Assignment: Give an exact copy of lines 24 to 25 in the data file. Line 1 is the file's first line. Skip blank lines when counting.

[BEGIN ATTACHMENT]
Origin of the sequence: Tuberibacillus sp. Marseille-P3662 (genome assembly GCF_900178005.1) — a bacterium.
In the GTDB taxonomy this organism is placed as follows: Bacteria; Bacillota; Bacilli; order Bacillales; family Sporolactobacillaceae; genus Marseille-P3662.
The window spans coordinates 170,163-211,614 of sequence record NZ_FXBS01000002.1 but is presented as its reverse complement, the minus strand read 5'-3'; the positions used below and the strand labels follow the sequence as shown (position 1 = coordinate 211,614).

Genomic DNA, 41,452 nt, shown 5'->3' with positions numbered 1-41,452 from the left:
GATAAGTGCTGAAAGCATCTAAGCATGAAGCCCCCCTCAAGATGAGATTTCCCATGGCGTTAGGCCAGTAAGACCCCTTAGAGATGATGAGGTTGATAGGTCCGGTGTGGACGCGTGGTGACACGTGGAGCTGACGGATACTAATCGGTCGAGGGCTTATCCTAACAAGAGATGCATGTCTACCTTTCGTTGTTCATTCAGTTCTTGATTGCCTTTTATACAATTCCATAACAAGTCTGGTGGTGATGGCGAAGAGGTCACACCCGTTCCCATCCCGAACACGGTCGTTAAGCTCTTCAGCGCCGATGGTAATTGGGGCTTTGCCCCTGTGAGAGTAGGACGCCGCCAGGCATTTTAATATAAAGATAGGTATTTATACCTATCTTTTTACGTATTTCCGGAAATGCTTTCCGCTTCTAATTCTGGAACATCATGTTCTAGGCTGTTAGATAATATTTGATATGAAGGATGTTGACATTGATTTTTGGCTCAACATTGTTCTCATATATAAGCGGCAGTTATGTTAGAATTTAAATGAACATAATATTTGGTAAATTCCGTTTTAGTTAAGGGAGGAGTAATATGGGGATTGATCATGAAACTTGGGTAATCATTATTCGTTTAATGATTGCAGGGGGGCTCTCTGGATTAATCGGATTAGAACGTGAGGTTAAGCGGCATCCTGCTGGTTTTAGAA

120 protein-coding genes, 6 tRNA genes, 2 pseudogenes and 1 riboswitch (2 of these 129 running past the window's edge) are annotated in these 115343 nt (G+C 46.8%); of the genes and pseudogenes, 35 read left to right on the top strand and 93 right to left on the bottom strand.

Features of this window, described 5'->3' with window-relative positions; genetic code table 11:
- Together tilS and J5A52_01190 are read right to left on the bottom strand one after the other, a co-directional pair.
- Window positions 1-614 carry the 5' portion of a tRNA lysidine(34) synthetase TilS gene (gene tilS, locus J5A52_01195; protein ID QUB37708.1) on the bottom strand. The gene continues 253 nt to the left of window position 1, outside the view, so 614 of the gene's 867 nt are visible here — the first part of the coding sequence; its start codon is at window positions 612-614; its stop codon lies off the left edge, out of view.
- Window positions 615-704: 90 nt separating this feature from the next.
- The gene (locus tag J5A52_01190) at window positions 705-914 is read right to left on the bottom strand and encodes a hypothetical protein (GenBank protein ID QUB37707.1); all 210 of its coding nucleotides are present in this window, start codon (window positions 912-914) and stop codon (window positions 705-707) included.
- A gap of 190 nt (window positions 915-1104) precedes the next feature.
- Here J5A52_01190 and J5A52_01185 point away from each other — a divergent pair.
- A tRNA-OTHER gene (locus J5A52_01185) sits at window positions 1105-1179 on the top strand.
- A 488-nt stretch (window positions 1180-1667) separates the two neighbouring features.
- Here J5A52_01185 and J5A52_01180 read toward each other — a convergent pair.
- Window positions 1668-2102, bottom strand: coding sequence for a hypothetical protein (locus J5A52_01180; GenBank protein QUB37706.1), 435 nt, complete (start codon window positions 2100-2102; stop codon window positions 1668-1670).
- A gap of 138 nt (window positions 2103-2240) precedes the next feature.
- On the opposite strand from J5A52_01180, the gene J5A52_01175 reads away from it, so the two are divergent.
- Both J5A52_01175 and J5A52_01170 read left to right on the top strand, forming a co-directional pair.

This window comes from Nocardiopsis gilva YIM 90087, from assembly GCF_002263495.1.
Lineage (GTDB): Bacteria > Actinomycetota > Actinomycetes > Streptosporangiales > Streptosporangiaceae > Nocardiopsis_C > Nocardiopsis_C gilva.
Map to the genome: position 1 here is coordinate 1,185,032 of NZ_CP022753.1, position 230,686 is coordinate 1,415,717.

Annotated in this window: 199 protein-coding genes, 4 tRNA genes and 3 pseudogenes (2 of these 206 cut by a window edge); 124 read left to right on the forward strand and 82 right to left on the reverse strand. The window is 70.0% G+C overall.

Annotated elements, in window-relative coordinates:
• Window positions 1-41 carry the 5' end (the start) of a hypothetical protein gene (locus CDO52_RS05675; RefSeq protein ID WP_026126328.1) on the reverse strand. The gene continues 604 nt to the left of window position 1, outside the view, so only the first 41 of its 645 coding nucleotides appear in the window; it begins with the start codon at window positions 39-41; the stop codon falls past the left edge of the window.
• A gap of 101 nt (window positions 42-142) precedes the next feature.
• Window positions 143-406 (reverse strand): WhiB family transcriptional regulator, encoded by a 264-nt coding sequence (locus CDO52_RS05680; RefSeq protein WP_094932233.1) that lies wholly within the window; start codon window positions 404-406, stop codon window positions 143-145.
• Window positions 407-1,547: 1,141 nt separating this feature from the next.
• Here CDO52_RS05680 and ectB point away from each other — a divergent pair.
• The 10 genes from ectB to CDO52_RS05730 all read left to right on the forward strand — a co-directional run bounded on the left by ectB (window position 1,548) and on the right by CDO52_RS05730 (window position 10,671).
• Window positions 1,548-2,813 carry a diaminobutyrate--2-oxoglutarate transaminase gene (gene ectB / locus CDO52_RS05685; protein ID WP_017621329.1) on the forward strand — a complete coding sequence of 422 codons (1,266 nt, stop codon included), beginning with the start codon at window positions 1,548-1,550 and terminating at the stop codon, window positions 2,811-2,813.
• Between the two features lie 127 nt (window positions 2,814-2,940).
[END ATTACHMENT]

Annotated in this window: 199 protein-coding genes, 4 tRNA genes and 3 pseudogenes (2 of these 206 cut by a window edge); 124 read left to right on the forward strand and 82 right to left on the reverse strand. The window is 70.0% G+C overall.

Annotated elements, in window-relative coordinates: